Museum Gardens is a picturesque spot in the centre of York; a peaceful hideaway from the hustle and bustle of the city. During the warmer months, (and throughout the year, for that matter), many flock to the park to sunbathe, study, and socialise. As well as the Yorkshire Museum, York Observatory and St. Mary’s Abbey, Museum Gardens plays host to a group of people whose aim it is to garner and spread knowledge.
Since its inception, from their headquarters in Museum Gardens, The Yorkshire Philosophical Society have been avidly promoting the virtues of and stimulating interest in a wealth of important natural and social sciences.
Formed in 1822 by James Atkinson, William Salmond, Anthony Thorpe and William Vernon, the society planned to amass a large collection of artefacts and documents pertaining to the improving of the public understanding of everything from archaeology to zoology. In 1822, the word ‘philosophical’ had an equal meaning to ‘scientific’, yet the society continued the moniker through the ages. Alongside the Philosophical Society, and its affiliation with the British Science Association, the group also founded the Yorkshire Museum and Botanical Gardens in 1830, otherwise known as the Museum Gardens themselves.
Promotion of the sciences is supported heavily by the organisation of more than twenty public lectures, put on throughout the year by eminent academics from across the UK. These lectures form the base of a calendar of awards, publications, activities and events, and take place in the Tempest Anderson Hall, added as an extension of the Yorkshire Museum in 1912, named for Dr. Tempest Anderson, who requested a dedicated space for scientific events. Admission to these lectures vary, but are inexpensive compared to the experience gained from them.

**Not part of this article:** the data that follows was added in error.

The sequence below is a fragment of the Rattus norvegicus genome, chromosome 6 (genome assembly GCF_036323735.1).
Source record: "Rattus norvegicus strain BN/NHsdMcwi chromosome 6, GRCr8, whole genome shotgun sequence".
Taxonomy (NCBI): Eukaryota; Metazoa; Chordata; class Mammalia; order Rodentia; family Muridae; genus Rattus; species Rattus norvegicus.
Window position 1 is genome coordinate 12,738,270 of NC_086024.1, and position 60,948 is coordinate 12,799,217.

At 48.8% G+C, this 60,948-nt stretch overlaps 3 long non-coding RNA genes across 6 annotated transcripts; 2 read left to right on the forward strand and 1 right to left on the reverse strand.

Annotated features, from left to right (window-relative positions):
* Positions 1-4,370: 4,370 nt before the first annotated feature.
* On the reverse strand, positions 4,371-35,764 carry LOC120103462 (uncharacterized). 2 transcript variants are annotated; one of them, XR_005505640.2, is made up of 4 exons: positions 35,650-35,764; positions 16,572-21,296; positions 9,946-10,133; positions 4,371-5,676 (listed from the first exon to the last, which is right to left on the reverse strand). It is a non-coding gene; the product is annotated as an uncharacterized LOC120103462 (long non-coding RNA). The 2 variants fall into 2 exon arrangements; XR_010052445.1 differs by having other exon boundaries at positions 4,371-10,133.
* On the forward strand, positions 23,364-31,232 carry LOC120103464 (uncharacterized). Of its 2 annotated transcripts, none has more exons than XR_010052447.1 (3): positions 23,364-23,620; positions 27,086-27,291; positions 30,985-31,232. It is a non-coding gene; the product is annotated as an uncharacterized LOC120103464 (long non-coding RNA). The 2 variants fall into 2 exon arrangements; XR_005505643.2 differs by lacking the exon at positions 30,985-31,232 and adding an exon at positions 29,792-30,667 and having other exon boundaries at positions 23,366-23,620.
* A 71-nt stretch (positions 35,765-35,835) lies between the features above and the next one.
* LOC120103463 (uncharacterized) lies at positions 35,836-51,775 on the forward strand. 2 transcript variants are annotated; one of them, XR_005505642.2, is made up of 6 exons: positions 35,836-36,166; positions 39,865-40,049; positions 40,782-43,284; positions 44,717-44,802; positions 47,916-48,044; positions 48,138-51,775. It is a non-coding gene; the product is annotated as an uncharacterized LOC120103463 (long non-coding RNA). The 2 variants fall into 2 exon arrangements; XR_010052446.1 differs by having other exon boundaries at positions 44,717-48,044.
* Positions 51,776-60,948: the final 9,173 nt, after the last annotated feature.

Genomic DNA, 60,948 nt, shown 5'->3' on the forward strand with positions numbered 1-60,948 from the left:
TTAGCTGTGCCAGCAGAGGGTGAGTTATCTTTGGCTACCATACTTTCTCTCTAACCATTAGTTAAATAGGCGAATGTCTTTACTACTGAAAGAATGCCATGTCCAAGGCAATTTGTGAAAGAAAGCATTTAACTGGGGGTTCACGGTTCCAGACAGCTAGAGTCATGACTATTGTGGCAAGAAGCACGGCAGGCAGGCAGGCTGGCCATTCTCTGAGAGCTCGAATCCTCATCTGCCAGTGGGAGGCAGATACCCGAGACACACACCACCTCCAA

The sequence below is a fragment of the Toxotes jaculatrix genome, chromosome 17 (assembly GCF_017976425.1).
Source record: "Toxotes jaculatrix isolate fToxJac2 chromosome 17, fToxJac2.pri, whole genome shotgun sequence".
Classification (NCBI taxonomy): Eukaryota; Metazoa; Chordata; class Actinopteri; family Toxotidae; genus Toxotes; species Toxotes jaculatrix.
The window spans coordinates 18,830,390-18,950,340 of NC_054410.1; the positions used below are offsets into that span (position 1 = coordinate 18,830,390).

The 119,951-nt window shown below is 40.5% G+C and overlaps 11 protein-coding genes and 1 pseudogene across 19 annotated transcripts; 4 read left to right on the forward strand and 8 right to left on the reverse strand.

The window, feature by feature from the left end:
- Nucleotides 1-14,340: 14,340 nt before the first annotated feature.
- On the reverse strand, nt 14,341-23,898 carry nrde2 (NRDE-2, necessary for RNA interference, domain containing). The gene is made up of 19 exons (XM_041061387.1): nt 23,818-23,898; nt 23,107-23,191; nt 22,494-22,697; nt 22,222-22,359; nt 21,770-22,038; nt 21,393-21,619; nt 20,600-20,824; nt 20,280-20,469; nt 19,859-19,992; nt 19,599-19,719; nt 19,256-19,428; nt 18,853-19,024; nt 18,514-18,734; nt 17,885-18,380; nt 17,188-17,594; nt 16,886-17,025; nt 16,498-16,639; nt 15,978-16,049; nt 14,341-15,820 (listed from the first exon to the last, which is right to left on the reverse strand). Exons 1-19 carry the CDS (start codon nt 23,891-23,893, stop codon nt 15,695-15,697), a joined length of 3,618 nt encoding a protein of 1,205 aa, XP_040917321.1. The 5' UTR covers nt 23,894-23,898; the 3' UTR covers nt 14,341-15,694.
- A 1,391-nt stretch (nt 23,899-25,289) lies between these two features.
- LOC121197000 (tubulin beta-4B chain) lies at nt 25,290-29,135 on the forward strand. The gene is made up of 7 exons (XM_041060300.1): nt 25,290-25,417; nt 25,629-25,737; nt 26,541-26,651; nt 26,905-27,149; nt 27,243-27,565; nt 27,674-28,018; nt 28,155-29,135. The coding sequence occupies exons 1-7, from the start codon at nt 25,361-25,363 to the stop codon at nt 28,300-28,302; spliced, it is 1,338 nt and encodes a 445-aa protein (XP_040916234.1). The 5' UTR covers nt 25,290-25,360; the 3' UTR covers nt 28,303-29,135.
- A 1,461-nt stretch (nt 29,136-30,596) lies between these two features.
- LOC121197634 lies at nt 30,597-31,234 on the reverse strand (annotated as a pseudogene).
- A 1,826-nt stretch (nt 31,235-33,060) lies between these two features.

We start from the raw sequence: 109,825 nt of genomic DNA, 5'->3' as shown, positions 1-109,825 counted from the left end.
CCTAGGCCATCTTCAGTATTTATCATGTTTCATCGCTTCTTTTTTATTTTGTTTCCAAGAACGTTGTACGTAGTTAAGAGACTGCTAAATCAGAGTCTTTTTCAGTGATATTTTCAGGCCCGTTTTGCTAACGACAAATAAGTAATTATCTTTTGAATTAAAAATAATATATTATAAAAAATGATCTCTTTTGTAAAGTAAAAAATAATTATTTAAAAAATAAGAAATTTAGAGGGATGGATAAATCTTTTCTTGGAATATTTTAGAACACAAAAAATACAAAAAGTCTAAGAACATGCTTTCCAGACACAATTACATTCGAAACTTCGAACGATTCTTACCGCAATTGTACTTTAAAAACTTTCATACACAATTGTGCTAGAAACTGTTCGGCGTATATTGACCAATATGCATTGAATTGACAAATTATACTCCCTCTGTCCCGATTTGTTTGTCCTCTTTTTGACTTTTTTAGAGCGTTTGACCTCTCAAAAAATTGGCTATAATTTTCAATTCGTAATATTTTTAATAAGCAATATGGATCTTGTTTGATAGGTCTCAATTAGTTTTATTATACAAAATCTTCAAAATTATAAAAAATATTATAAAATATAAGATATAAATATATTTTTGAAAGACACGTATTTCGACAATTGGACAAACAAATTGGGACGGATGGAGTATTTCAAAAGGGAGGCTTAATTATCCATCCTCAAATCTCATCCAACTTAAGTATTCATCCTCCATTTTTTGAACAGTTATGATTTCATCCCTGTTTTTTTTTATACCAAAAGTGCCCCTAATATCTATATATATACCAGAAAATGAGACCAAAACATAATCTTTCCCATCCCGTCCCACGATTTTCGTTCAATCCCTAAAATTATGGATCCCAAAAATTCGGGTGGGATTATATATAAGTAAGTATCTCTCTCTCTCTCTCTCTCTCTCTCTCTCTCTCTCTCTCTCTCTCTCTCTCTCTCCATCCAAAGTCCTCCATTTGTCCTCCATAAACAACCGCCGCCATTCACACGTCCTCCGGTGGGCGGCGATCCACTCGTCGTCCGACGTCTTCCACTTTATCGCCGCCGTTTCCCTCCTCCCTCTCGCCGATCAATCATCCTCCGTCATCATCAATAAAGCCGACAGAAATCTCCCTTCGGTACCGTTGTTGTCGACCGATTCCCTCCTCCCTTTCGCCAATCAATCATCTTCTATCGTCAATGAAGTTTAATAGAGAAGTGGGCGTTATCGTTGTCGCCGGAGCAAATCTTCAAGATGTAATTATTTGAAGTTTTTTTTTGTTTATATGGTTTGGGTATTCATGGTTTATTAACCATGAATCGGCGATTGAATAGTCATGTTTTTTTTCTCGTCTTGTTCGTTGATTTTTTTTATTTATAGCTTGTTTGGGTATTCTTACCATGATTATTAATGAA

The Yorkshire Philosophical Society also supports another scientific endeavour; Café Scientifique. Café Scientifique is a place where like-minded individuals can come together to discuss science and technology in a relaxed environment, like a café, or a bar. Originating in Leeds in 1998, Café Scientifiques have popped up all over the country in the past decade.
The society also offer an award and a bursary to two archaeology students per year, research grants to those that fill the brief of working towards, ‘the promotion of natural science and the study of archaeology and antiquities in the County of Yorkshire and elsewhere’, and sponsorship of artefacts, articles and books of scientific and historical interest.
From their position in the archaeologically and theologically rich city of York, the Yorkshire Philosophical Society are best placed to continue their good work; collecting and collating the fascinating and indispensable fragments of the past, in order to better understand the future.